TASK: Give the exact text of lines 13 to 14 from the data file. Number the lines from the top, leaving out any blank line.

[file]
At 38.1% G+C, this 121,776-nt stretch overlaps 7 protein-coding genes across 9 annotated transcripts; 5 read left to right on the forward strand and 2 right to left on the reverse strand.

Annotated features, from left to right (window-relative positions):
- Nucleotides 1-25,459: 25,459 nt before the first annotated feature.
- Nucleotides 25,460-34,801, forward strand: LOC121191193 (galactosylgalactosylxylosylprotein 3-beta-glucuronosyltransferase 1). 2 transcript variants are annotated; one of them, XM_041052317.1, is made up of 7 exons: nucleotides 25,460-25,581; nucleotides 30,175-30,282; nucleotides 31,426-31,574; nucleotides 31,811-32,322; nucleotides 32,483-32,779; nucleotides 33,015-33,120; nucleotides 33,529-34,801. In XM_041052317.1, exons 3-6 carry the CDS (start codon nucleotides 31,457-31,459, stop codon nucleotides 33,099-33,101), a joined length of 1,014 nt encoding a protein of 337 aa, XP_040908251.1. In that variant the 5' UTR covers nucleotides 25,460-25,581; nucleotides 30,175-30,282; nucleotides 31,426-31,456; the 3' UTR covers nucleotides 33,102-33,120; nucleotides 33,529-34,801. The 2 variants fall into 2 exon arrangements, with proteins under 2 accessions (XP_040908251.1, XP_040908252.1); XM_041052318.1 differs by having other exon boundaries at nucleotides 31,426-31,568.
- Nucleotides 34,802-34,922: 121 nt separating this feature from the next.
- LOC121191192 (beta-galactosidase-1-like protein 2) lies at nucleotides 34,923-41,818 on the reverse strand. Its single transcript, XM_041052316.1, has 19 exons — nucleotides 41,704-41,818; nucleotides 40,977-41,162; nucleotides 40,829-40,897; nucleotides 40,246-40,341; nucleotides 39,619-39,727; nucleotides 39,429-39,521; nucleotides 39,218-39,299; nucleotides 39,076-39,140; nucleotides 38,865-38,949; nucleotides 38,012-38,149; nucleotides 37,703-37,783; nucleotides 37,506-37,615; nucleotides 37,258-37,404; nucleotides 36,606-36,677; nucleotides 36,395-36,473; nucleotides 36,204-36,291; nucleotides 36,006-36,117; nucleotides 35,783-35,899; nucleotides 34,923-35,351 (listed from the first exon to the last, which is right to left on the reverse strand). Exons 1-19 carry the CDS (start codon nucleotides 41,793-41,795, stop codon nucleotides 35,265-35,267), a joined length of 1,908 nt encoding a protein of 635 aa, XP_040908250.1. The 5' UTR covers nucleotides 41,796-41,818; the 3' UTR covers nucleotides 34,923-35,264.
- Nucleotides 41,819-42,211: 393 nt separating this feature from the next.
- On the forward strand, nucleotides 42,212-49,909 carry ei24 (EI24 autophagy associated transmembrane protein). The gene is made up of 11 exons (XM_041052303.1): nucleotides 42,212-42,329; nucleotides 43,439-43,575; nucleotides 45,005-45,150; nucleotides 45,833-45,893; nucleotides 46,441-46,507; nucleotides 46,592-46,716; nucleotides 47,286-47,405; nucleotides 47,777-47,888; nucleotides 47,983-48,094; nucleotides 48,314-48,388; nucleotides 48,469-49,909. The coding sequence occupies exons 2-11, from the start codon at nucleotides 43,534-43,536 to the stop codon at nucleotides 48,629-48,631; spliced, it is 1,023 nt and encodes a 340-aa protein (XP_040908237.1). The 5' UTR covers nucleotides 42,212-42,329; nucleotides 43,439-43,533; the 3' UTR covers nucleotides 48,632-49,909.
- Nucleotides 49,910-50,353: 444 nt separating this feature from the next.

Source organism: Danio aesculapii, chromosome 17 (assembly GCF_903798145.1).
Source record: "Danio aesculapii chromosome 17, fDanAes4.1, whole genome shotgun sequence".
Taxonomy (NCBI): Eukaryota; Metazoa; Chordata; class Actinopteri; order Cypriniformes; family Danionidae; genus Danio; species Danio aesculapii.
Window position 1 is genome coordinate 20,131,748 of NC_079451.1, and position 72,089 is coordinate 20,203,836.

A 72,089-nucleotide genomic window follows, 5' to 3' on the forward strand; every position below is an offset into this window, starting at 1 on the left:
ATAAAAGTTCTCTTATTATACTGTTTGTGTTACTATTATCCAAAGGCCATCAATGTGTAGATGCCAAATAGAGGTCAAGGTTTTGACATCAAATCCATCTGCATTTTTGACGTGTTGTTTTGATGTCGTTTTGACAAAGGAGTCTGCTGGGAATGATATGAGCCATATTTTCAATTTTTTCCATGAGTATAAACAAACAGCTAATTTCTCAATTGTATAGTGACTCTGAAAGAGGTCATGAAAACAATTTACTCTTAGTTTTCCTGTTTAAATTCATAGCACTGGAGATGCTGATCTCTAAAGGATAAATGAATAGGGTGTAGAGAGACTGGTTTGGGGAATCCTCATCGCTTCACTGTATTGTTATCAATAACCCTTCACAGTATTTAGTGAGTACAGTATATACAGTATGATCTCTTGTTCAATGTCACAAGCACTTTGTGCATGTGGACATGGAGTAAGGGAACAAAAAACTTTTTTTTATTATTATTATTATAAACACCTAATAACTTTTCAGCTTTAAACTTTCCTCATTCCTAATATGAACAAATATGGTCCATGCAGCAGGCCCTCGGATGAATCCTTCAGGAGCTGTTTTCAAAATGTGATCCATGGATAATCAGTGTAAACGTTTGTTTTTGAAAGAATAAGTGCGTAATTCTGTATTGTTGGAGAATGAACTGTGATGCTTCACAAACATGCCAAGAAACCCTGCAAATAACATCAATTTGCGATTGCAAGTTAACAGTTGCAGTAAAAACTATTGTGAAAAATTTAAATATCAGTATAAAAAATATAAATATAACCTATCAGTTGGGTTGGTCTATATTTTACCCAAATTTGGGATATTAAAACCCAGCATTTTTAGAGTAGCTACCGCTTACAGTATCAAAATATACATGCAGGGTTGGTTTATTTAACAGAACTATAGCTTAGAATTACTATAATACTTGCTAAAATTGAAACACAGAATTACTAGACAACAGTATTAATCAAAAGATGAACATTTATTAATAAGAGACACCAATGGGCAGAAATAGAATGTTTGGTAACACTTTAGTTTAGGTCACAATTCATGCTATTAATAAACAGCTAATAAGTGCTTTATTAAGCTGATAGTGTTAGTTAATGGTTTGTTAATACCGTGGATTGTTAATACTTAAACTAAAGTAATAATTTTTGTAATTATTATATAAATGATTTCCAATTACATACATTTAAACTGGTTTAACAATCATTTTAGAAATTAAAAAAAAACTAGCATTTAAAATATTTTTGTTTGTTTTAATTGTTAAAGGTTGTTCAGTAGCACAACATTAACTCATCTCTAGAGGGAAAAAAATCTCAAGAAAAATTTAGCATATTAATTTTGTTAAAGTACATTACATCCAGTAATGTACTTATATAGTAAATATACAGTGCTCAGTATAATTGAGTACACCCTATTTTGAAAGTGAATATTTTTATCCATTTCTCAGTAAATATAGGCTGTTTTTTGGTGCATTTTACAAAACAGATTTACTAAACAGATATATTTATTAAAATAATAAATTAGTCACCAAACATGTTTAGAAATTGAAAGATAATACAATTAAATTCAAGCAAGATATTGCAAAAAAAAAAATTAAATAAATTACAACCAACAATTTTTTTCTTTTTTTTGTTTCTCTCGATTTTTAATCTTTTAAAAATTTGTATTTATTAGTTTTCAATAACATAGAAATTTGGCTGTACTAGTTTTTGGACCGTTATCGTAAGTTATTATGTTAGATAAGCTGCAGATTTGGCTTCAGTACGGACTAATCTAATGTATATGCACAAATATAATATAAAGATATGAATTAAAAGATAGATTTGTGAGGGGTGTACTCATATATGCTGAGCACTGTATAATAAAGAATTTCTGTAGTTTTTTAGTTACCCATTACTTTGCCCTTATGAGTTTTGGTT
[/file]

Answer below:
Window position 1 is genome coordinate 20,131,748 of NC_079451.1, and position 72,089 is coordinate 20,203,836.

A 72,089-nucleotide genomic window follows, 5' to 3' on the forward strand; every position below is an offset into this window, starting at 1 on the left: